I've scheduled the work for this weekend!

Thanks again,

Geoff
 
Old 03-14-2013, 05:34 PM   #5
TobiSGD
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I would simply use cfdisk to partiton the smaller drive, use mount the partitons, copy everything to the smaller drive using rsync and chrrot into the smaller partiton to reinstall the boot-loader. No experimenting with resize2fs and dd needed.
 
Old 03-15-2013, 12:54 AM   #6
n2studio
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Clonezilla. This is the right tool for the job (not that there aren't others). But it's open source, easy to use, and not what I would call "fancy".
 
Old 03-15-2013, 02:26 AM   #7
chrism01
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See also mondorescue
 
Old 03-15-2013, 03:03 AM   #8
bloody
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I would not try to use a filesys-resizer on a disk with damaged sectors. Get all files off that disk ASAP by copying file-by-file. Corrupt sectors have that tendency to be contagious, i.e., the more you try to read in the damaged area, the more neighbor sectors become infected, too. You might even end up with a failure when trying a fs-resize because some write op's could fail due to the damaged state of the disk, resulting in even more trouble.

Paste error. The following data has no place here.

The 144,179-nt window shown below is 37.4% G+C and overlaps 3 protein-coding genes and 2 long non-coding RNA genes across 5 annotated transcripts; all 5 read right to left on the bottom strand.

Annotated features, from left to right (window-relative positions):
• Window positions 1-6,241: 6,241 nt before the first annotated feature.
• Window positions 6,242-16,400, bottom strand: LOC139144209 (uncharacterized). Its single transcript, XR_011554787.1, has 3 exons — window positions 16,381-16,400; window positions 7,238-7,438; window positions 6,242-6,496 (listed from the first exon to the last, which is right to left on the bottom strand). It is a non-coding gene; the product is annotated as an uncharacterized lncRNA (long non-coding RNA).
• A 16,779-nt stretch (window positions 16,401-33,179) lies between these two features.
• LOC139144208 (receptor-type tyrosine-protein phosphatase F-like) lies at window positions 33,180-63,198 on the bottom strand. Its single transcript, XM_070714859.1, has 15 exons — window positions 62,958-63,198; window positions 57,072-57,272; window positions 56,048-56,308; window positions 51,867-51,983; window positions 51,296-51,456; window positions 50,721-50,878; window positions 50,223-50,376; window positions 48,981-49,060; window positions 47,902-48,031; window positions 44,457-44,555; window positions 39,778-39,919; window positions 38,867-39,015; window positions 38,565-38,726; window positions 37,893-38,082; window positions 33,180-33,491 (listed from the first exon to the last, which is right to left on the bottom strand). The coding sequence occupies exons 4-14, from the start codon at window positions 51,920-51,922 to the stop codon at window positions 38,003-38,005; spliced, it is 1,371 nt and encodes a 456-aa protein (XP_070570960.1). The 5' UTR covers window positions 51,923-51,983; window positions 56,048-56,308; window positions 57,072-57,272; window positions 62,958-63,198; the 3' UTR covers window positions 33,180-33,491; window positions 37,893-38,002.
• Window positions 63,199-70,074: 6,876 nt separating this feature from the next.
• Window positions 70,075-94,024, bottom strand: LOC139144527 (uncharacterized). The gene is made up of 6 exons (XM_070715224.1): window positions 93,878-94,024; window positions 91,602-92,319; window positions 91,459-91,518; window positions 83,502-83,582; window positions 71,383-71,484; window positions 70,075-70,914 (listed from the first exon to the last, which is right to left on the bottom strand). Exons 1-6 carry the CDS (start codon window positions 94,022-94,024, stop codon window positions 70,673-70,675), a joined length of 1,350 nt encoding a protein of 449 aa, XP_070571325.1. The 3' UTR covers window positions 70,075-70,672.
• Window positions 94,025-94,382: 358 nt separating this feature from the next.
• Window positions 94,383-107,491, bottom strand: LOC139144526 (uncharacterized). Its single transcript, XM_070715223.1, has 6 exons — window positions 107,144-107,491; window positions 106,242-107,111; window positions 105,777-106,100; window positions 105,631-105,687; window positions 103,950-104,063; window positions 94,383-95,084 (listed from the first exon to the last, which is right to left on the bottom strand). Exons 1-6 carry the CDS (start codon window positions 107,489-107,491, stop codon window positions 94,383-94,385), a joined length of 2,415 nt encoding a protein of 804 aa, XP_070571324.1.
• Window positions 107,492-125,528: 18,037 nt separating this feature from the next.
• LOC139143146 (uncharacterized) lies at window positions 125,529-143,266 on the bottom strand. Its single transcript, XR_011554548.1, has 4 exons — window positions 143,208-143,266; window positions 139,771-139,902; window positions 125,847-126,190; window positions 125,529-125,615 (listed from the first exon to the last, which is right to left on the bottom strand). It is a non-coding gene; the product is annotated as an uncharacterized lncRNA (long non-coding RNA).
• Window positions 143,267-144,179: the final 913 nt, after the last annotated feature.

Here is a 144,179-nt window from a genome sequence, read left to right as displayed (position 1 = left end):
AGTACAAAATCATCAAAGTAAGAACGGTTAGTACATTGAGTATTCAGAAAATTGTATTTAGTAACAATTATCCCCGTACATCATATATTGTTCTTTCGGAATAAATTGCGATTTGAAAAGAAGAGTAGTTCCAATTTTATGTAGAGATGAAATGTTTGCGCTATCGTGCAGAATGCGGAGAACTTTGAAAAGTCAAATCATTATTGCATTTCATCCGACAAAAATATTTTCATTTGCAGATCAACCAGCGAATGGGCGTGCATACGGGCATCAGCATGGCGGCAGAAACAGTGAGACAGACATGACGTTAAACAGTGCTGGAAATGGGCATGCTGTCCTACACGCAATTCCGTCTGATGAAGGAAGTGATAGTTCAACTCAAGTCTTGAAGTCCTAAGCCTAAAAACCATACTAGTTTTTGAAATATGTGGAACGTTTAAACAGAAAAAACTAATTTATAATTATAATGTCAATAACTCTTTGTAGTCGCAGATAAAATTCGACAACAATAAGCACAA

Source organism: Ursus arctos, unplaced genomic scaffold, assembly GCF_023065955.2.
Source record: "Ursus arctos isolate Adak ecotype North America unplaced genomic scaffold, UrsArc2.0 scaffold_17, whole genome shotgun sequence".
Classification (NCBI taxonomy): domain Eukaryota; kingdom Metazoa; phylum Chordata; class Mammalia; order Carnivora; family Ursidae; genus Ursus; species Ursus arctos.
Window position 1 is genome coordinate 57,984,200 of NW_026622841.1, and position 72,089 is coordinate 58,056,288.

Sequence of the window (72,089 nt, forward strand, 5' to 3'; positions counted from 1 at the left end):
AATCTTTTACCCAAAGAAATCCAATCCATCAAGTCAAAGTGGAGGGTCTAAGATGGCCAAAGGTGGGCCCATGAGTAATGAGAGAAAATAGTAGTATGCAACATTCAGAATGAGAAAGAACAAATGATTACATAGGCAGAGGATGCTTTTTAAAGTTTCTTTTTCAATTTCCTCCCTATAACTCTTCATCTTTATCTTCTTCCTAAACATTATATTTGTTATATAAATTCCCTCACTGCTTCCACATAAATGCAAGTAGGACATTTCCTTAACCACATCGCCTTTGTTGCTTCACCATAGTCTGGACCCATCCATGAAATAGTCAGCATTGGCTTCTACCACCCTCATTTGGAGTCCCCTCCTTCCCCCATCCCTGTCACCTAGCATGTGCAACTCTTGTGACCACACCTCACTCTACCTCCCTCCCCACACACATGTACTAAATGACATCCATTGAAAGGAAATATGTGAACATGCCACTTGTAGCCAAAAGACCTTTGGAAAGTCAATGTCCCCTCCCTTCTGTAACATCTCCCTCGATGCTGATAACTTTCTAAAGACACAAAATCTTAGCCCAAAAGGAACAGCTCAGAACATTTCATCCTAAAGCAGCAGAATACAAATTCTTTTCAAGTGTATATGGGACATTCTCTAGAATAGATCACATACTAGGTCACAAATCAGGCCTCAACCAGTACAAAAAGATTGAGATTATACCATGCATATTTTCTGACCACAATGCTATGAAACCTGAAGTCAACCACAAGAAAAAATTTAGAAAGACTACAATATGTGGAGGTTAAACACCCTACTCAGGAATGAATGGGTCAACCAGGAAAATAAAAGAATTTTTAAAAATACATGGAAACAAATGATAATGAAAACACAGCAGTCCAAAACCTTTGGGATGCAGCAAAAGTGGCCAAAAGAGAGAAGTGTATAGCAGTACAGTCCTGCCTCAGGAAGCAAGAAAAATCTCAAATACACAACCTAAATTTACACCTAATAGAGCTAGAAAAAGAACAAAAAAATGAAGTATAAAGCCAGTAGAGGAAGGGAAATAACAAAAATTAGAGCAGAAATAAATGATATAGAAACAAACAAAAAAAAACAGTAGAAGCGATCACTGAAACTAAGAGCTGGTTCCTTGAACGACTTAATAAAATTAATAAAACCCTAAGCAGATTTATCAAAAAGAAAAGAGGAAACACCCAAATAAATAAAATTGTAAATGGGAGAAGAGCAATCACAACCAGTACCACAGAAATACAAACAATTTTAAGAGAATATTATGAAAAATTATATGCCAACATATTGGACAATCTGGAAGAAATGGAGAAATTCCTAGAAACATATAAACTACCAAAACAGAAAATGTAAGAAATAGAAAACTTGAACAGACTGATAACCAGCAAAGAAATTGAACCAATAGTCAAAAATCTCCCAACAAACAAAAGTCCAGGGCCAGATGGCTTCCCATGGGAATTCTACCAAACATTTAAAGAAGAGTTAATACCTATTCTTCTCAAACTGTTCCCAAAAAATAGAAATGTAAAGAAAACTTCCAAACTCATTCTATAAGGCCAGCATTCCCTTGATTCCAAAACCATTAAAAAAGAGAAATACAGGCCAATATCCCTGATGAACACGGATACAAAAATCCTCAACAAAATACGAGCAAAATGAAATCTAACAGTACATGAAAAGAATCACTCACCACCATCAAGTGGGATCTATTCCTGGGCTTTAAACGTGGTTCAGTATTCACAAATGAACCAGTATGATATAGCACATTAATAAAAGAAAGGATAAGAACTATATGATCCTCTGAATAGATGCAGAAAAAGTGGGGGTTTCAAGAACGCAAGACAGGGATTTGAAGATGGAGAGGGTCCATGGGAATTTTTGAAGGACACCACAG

I suggest to follow TobiSGD's advice, partition the smaller harddisk, copy all files over, then re-install the bootloader on the other (smaller) harddisk. Simple, safe, smart.

Last edited by bloody; 03-15-2013 at 03:09 AM.
 
Old 03-15-2013, 06:04 AM   #9
bloody
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Quote:
Originally Posted by Geoff_L View Post
(for example, would I need to do something about the partition IDs in fstab?)
Yes, Grub needs re-installing and /etc/fstab needs correct uuids (or disk labels which is what i'm using). But that's not really so much work. A few other things include confirming SSH fingerprints on the new system once again, and stuff like that. Otherwise, moving a system isn't that difficult. Once u got the bootloader and /etc/fstab updated, the whole shebang should already boot quite smoothly.
 
Old 03-16-2013, 04:44 AM   #10
Geoff_L
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Thanks for the help, much appreciated.

That said, I must be missing something because every attempt to clone the drive ended up with an unbootable system. In the end, I did it the 'hard' way:

1. Do a fresh install of Debian Squeeze to the smaller HD.
2. Edit /etc/fstab by copying the 'tail' of the one from the old system to overwrite the 'tail' of the new. That way, I got to keep the new UUIDs that apply to the smaller HD.
3. Restore data to new installation from backup.
4. Install the required services and restore MySQL data from backup + create Samba accounts.